A Special Eco Club

Sunday, May 26th 2013

This time of year is very busy for the bird ringers as they have to check all the nest boxes to ring the chicks.  Because of the changeable weather some owls have chicks that are nearly ready to fledge, whilst others are still very small.  Eco Club children were taken to an owl box on the training area to see two young owlets ringed.  These were small and still covered in down, although their pins (where their feather grow from) could be seen on their wings.  The children were able to see the owlets close up.

Looking close at the owlet

Tony explained why they were ringed.  He also mentioned their diet when he looked in the box, Rabbit and Blackbird on this occasion!! The owls were then carefully placed back in their box.

The next task was to hunt for Lapwing chicks but some Red Grouse chicks were found first!  Under supervision the children were allowed to hold the chicks and to see their beautiful plumage.

Observing the Red Grouse chicks

The welfare of the birds is always put first and so these chicks were taken altogether to be released, and then the children moved away quickly.

Releasing the Red Grouse

Adam was sent on ahead to look for Lapwing chicks and two were eventually spotted.  They are very well camouflaged.

Camouflaged Lapwing chick

Once ringed they were released and as they walked away they were feeding on tiny insects!

Another stop and a Wheatear nest was found.  These birds are summer migrants.  They nest down rabbit holes and this particular one was very long!  Seven young chicks were in the nest, just a few days old.  These were ringed and in the future someone may send us information about these birds.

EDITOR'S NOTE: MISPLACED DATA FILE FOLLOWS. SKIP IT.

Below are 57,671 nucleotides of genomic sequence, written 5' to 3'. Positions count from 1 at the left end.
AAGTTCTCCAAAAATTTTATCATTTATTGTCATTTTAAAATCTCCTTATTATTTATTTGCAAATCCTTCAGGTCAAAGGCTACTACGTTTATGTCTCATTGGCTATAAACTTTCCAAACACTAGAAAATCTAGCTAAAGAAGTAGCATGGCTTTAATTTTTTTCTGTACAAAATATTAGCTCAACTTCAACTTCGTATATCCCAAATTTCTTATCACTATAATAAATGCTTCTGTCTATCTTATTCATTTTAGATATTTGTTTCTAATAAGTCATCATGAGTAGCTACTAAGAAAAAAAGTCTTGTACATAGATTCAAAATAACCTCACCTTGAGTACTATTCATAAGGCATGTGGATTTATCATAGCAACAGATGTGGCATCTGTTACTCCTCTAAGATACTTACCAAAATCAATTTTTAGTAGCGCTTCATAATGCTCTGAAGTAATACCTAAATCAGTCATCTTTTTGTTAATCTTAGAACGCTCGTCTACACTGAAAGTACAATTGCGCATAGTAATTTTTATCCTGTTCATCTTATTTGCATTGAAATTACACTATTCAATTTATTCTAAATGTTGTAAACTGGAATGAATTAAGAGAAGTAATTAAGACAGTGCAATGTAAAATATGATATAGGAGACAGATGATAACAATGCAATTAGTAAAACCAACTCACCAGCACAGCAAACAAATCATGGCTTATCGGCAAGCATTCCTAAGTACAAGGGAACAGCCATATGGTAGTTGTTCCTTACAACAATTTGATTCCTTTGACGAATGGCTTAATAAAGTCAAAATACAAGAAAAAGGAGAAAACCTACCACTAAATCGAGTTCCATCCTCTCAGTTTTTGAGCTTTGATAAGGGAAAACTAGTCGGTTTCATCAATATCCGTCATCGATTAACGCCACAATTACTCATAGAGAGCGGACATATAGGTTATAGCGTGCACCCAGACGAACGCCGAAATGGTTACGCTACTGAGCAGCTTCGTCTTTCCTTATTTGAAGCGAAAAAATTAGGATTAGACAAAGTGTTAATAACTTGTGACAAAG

Ringing Wheatear chicks

 A very special day.  Thank you very much to everyone who helped in such a variety of ways, spotting chicks, ringing, carrying ladders, opening gates and driving.


(0) Comments:

There are no comments for this blog post yet. Why not start the discussion? - use the form below:


Leave a Comment:

Please complete this field, it's required. Your email address will not be displayed but it's required.

Your email address will not be displayed but it's required.

Remember my personal information

Notify me of follow-up comments?


Back to Top

Help Support Foxglove

Friends of Foxglove

The Friends of Foxglove Covert is for those individuals, families and organisations who would like to support the reserve through an annual membership subscription. Friends receive a regular newsletter and invitations to attend our various activities and social events.

More Details

Upcoming Events


Moth Identification Morning

Saturday 8th June 2019 | 08.00

Join Charlie Fletcher (County Recorder for moths) as he identifies hundreds of moths that have been caught in the overnight traps across this site. As the traps are emptied Charlie will be telling us all about these beautiful creatures, while giving us helpful identification tips.

A minimum donation of £5 per person in advance to guarantee a place. Card payments can be taken by phone.



Pond Dipping for Adults

Wednesday 19th June 2019 | 10.00-12.00

Ever wondered what the children are looking at in the sinks on the pond-dipping platforms? Do you work with children or want to know more so that you teach your own children about freshwater habitats and wildlife? Maybe you are just interested and would like to have a go! This is a chance to study some of the fauna that lurk in the depths of the Foxglove ponds. Booking essential as places are limited. A minimum donation of £5 per person in advance to guarantee a place. Card payments can be taken by phone.



VIEW ALL EVENTS

Undergrowth Newsletter


Undergrowth Newsletter Winter to Spring 2019
{alt}

Read all about what has been happening on the reserve over the winter months.

Read this Issue


Undergrowth Newsletter Autumn 2018
{alt}

A busy summer at Foxglove. Read about bird ringing near and far and lots of species.

Read this Issue


Undergrowth Newsletter Spring 2018
{alt}

An update on recent events and projects on the reserve and more.

Read this Issue


View All The Newsletters

Recent Blog Posts

Blog Archive